- A thorough physical and neurological examination to establish the type of dementia (where possible) and to identify possible medical illnesses which may worsen dementia symptoms, such as infection.
Differing needs of people with younger onset dementia
A person with younger onset dementia may be unique because the dementia appears at an earlier stage in their life when they are likely to be more physically and socially active. When diagnosed they may be:
- In full-time employment
- Actively raising a young family
- Financially responsible for a family
- Physically strong and healthy
The symptoms associated with dementia may be more difficult to accept and manage in a younger person.
For the person with younger onset dementia and their family members there are a number of issues that may arise:
The sense of loss for the person with younger onset dementia and their family can be enormous. Unplanned loss of income if the person with dementia was earning an income can be a major problem for the family. Loss of self-esteem, and the loss of a purpose in life may occur. Future plans, perhaps for travel or time with children or grandchildren, may no longer be an option.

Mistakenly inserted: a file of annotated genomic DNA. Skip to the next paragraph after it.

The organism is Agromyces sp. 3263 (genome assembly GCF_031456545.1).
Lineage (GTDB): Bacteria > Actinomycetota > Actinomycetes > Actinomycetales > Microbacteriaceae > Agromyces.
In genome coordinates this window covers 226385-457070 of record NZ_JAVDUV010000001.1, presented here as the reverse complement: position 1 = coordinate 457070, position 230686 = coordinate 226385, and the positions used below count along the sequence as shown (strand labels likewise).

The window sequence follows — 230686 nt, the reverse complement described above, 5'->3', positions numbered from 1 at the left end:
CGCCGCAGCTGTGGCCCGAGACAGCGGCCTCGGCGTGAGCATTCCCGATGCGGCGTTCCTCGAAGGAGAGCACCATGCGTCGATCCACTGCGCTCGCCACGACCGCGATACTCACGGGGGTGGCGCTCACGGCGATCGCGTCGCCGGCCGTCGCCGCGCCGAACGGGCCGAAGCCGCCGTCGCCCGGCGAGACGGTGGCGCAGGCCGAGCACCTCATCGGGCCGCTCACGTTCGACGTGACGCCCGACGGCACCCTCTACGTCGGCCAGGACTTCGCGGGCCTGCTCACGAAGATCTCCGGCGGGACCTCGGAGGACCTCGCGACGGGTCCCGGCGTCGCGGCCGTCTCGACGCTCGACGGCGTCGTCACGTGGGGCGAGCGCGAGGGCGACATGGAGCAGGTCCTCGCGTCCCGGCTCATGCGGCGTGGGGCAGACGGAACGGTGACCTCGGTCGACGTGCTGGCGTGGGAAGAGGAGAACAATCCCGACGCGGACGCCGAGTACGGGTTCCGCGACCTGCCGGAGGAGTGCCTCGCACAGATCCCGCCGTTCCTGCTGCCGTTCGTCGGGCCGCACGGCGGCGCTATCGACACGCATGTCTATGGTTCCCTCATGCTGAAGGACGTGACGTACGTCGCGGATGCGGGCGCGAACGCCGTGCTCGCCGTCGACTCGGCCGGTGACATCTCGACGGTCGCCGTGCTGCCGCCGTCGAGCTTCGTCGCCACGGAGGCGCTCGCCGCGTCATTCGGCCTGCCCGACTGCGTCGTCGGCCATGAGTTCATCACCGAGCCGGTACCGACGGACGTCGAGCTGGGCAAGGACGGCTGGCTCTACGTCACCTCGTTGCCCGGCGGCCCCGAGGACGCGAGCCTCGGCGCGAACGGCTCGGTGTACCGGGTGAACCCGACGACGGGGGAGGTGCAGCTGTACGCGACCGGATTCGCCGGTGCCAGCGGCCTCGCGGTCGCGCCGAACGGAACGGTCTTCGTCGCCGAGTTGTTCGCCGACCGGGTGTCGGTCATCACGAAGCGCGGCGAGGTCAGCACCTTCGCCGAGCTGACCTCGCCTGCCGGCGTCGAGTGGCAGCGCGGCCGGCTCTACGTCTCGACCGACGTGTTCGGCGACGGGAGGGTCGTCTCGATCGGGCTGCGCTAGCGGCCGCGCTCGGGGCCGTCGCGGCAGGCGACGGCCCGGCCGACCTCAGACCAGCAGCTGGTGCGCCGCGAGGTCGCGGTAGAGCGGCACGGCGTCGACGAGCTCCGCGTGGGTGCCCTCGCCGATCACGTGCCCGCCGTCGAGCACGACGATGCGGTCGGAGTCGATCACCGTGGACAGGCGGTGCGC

Adjusting to changes that come with a diagnosis of younger onset dementia may be difficult. A partner who takes on the caring role of the person with dementia may also have the responsibility of raising the children and managing finances.
Changes to family relationships may also occur. Sometimes families and carers need to reduce or give up work altogether to care for the person with dementia. There can be changes to wider social relationships and changes to a person’s every day way of life. These changes can be significant and unwanted.
An added difficulty can be the attitude of other people. It can be difficult to accept that a younger person can have dementia, particularly when no obvious physical changes can be seen. It may appear that no one else in the family or carer’s age group understands what is happening. Many people affected by the illness find that friendships can become more difficult as the dementia progresses, and due to lifestyle stages, a younger person may become isolated as a result.